Dutch Platform Turns Landscapes Talk Into REDD Reality

Gloria Gonzalez

The REDD theme in Warsaw this week was “landscapes” – paying not only to save forests, but to do so by protecting biodiversity and supporting communities. That’s where private conservation finance has been heading for years, and now a coalition of Netherlands-based corporates and the Dutch government has launched an initiative that makes it explicit.

COP 19 Coverage

We covered the COP from beginning to end, with a narrow focus on REDD and those issues still under discussion. Here is the bulk of our coverage, with a few breaking stories omitted.

Demand For Forest Carbon Offsets Rises As Forestland Under Carbon Management Grows sets the stage for Warsaw with a deep dive into the state of forest carbon markets around the world.

REDD, CDM Likely To Find A Place In New Climate Agreement: UNFCCC Executive Secretary Christiana Figueres offers hope that the troubled CDM market and REDD projects will be included in the international climate deal expected to be finalized in 2015.  

Understanding Carbon Accounting Under The UN Framework Convention is a work in progress designed to explain in simple terms the complexity of carbon accounting under the emerging “REDD Rulebook”.

Indigenous Leaders Stand Up For Active Role In REDD relates what indigenous leaders expect from forest-carbon finance

REDD Reference Levels Share Stage With Broader Land-Use Issues In Warsaw outlines the issues on the table at the beginning of the talks.

In Warsaw As In California, Forest Carbon Carrot Needs Compliance Stick  explores the need for compliance drivers to boost demand for forest carbon offsets.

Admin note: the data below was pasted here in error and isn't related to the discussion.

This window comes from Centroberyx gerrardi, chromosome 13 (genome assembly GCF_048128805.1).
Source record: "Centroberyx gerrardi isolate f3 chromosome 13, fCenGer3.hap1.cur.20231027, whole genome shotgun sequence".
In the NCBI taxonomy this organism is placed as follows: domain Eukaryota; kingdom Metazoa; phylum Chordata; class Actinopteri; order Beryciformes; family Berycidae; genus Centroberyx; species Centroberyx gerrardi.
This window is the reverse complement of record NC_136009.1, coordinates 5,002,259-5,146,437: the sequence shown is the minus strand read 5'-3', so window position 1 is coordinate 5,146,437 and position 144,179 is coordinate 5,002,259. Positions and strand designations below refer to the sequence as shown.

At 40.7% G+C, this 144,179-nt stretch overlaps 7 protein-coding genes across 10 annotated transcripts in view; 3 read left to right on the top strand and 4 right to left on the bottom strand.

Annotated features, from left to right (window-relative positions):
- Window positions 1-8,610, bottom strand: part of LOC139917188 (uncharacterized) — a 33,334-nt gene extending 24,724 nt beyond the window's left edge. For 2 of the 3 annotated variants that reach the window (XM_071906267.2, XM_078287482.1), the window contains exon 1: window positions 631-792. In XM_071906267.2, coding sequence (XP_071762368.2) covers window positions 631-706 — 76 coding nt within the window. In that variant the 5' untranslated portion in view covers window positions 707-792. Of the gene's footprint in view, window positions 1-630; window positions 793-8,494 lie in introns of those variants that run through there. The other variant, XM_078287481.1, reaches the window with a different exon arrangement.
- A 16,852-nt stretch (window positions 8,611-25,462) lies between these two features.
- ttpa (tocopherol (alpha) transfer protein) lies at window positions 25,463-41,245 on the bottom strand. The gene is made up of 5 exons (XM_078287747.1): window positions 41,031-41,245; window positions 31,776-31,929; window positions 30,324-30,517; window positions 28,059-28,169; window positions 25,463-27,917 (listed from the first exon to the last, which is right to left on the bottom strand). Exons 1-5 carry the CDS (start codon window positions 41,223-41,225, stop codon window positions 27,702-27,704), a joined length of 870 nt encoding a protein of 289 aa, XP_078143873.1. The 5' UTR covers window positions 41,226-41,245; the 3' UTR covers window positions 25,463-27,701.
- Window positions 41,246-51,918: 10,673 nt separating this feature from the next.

Forest, Ag Projects Can Combine Adaptation And Mitigation: CIFOR Study  highlights the missed opportunities to link multiple benefits in projects that aim to tackle the impacts of climate change.  

Dutch Platform Turns Landscapes Talk Into REDD Reality examines a new platform unveiled in Warsaw that could serve as a model for future public-private partnerships for financing REDD+ projects.  

The REDD Finance Roundtable: A Quick Chat With EDF, WWF, and UCS takes stock of the talks on the eve of the final REDD agreement.

For REDD Proponents, No Regrets  examines the early success of REDD pilot projects despite sluggish progress made in securing policy and financial support at the national and international levels.  

US, UK, Norway Launch Next-Stage REDD Finance Mechanism Under World Bank examines a financing mechanism designed to support performance-based payments down the road.

After the talks, we began digging into the decisions and themes of the two-week talk, and will be rolling these stories out as they take shape.

Unpacking Warsaw, Part One: The Institutional Arrangements explores the last-minute deal that lays rules for governing REDD finance through 2015.

Unpacking Warsaw, Part Two: Recognizing The Landscape Reality explores the thinking behind the growing emphasis on “landscape thinking” in climate finance.

Unpacking Warsaw, Part Three: COP Veterans Ask, ‘Where’s The Beef?’ explores the reaction of carbon traders to the Warsaw outcomes and offers a peek into the year ahead.

Further stories in this series will explore the impact of individual decisions within the rulebook, the role that the rulebook can play in helping existing projects nest in jurisdictional programs, and the impact of the rulebook on the private sector.

The REDD theme in Warsaw this week was “landscapes” – paying not only to save forests, but to do so by protecting biodiversity and supporting communities. That’s where private conservation finance has been heading for years, and now a coalition of Netherlands-based corporates and the Dutch government has launched an initiative that makes it explicit.

20 November 2013 | WARSAW | The Netherlands has long been a leader on international environmental issues, and now the Dutch government, together with some of the country’s largest corporations, have shown that all the landscapes talk here in Warsaw doesn’t end with words with the launch of a new public-private partnership model for financing REDD+ projects.

The idea for the Platform BEE REDD+ Initiative – BEE stands for Biodiversity, Ecosystems and Economy – emerged from recommendations issued by the country’s Taskforce on Biodiversity and Natural Resources in 2011, one of which was to explore the possibility of REDD+ for the private sector under a platform that included civil society, the government and the private sector.